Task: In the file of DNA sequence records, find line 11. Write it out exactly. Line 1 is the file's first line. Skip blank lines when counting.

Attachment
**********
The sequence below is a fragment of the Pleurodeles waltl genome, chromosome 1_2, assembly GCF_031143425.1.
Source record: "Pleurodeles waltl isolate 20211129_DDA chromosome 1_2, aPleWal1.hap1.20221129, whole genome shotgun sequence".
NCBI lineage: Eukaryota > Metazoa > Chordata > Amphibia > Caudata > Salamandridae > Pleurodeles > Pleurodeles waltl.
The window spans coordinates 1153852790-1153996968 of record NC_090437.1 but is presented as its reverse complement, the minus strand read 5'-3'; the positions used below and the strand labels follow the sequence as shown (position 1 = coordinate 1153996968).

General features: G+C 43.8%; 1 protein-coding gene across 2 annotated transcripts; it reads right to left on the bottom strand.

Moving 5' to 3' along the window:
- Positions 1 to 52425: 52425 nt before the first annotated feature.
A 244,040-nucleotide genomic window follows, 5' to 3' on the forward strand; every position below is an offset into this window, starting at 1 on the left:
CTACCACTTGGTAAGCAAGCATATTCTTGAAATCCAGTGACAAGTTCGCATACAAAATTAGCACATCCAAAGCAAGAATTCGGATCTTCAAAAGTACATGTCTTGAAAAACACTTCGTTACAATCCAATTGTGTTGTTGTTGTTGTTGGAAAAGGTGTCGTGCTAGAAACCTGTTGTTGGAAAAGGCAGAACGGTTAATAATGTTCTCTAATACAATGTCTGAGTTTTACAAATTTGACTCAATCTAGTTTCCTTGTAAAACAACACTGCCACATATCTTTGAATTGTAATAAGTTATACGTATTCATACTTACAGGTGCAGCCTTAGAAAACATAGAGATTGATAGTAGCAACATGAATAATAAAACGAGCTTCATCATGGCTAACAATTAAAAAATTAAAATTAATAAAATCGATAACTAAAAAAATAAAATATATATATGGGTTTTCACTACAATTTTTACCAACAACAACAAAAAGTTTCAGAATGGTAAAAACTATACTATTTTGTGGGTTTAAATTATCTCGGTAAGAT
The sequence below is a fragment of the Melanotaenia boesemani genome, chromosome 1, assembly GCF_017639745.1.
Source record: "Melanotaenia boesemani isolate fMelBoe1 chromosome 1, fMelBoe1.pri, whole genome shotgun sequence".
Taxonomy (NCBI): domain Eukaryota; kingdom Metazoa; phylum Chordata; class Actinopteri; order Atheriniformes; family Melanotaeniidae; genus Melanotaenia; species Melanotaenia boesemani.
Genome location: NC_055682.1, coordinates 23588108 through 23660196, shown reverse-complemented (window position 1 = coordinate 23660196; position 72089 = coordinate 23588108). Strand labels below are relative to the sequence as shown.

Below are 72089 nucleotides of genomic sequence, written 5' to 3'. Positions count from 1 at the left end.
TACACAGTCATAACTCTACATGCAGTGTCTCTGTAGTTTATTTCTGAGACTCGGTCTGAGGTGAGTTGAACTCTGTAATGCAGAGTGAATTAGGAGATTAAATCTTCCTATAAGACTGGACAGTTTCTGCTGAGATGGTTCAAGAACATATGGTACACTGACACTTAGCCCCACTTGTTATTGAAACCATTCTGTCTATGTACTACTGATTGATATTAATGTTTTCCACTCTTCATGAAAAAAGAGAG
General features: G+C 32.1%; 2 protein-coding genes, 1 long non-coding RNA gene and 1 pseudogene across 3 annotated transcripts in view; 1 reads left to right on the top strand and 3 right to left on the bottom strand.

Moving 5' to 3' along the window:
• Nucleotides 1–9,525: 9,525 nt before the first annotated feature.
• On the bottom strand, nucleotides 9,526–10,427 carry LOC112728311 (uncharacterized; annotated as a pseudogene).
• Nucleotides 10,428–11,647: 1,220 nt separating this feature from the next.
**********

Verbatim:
Source record: "Melanotaenia boesemani isolate fMelBoe1 chromosome 1, fMelBoe1.pri, whole genome shotgun sequence".